Mountain Lion's Adaptations to Live in the Desert

By Joshua Liu

Mountain lions, otherwise known as cougars, are ferocious predators capable of dwelling in almost any terrestrial habitat. Native to the Americas, mountain lions are large, solitary cats whose predatory abilities allow them to become the master of the local food chain. Within their large territorial expanses, these cats have developed adaptations to live in the harsh deserts of the Western hemisphere.

Hunting Behavior

Through elite stalking and ambushing hunting behavior, the mountain lion preys on a wide variety of animals. Main sources of food include deer, elk, moose, sheep, cattle and horses. However, mountain lions also will hunt smaller organisms such as insects and rodents. The mountain lion’s diverse diet enables it to survive in the bleak conditions of the desert, where wildlife isn’t plentiful. By patiently waiting and ambushing its prey, the mountain lion has developed the hunting prowess to survive in scant environments.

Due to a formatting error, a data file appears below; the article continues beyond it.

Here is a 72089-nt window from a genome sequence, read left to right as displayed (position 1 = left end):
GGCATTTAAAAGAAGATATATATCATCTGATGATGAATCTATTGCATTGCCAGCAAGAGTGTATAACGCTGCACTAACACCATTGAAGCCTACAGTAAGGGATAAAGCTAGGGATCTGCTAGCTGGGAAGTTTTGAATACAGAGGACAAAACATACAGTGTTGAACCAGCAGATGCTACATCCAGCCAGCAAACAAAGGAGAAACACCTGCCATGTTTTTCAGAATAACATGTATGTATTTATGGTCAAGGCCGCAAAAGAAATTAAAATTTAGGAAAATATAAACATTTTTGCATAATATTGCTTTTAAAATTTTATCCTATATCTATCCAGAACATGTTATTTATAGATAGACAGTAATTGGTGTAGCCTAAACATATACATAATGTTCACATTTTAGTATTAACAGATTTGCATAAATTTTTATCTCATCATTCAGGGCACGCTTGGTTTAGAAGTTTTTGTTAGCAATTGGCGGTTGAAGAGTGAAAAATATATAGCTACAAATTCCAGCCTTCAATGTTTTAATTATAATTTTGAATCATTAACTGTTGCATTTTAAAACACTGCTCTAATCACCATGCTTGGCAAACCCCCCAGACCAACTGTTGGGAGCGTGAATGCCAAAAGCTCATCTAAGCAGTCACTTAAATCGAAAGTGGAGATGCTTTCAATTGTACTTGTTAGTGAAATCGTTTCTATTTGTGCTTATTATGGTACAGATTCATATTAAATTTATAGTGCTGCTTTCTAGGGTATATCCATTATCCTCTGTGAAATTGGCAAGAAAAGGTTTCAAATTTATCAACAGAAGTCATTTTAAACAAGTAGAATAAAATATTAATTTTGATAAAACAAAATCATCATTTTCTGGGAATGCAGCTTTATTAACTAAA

The adult mountain lion is the fourth largest of cat species, capable of standing two and a half feet at the shoulders. As a slender and very agile member of the cat family, mountain lions are built to hunt and kill. They also possess a wide variety of physical adaptations that increases their efficiency during hunting. Large neck and jaw muscles allow mountain lions to grasp and hold prey, while large hind legs enable awesome leaping capabilities and short-range sprinting. These traits have allowed the mountain lion to kill many animals, even in the desert.


Female mountain lions are fiercely protective of their cubs.

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Only female mountain lions become involved in parenting. Consequently, females are ardently protective of their own cubs, and often are willing to fight off larger predators in defense. Mountain lions prefer to establish their dens in rocky alcoves and caves, which offer protection and cover from the weather. The mountain lion’s devoted care to its young reflects an adaptation which increases their survivability in the wild.

Home Range

Mountain lions are solitary predators whose hunting ranges can extend to 300 square miles. As a secretive species, mountain lions prefer to hunt around dawn and dusk, where prey can be caught unawares. The large expanse of the home range allows for greater versatility in drier climates such as the desert. When food sources are scarce in one area, the mountain lion can wander further outwards to hunt at more plentiful areas.